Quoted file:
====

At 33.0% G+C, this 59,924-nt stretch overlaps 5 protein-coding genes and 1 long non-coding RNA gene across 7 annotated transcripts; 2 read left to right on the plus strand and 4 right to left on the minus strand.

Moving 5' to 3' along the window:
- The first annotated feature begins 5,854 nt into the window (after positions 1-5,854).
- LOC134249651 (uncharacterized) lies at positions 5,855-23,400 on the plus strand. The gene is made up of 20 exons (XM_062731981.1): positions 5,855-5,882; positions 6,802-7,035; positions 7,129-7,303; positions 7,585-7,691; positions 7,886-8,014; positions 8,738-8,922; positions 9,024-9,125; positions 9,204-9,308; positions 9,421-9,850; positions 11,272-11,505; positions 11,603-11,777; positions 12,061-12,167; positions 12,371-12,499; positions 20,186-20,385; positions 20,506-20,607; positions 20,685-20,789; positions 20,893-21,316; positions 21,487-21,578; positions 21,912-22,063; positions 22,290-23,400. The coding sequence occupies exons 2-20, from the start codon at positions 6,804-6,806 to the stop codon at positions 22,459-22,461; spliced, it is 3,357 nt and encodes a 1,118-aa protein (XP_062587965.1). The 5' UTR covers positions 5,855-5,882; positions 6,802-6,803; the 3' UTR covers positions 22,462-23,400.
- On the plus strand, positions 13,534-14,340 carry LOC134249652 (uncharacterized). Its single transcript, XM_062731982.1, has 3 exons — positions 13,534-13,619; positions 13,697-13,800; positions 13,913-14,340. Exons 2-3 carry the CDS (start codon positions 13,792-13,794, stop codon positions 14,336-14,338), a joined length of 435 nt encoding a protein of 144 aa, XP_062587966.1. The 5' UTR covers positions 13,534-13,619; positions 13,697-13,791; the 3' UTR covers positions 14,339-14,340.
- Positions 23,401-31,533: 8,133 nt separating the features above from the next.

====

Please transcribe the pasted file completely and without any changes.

At 33.0% G+C, this 59,924-nt stretch overlaps 5 protein-coding genes and 1 long non-coding RNA gene across 7 annotated transcripts; 2 read left to right on the plus strand and 4 right to left on the minus strand.

Moving 5' to 3' along the window:
- The first annotated feature begins 5,854 nt into the window (after positions 1-5,854).
- LOC134249651 (uncharacterized) lies at positions 5,855-23,400 on the plus strand. The gene is made up of 20 exons (XM_062731981.1): positions 5,855-5,882; positions 6,802-7,035; positions 7,129-7,303; positions 7,585-7,691; positions 7,886-8,014; positions 8,738-8,922; positions 9,024-9,125; positions 9,204-9,308; positions 9,421-9,850; positions 11,272-11,505; positions 11,603-11,777; positions 12,061-12,167; positions 12,371-12,499; positions 20,186-20,385; positions 20,506-20,607; positions 20,685-20,789; positions 20,893-21,316; positions 21,487-21,578; positions 21,912-22,063; positions 22,290-23,400. The coding sequence occupies exons 2-20, from the start codon at positions 6,804-6,806 to the stop codon at positions 22,459-22,461; spliced, it is 3,357 nt and encodes a 1,118-aa protein (XP_062587965.1). The 5' UTR covers positions 5,855-5,882; positions 6,802-6,803; the 3' UTR covers positions 22,462-23,400.
- On the plus strand, positions 13,534-14,340 carry LOC134249652 (uncharacterized). Its single transcript, XM_062731982.1, has 3 exons — positions 13,534-13,619; positions 13,697-13,800; positions 13,913-14,340. Exons 2-3 carry the CDS (start codon positions 13,792-13,794, stop codon positions 14,336-14,338), a joined length of 435 nt encoding a protein of 144 aa, XP_062587966.1. The 5' UTR covers positions 13,534-13,619; positions 13,697-13,791; the 3' UTR covers positions 14,339-14,340.
- Positions 23,401-31,533: 8,133 nt separating the features above from the next.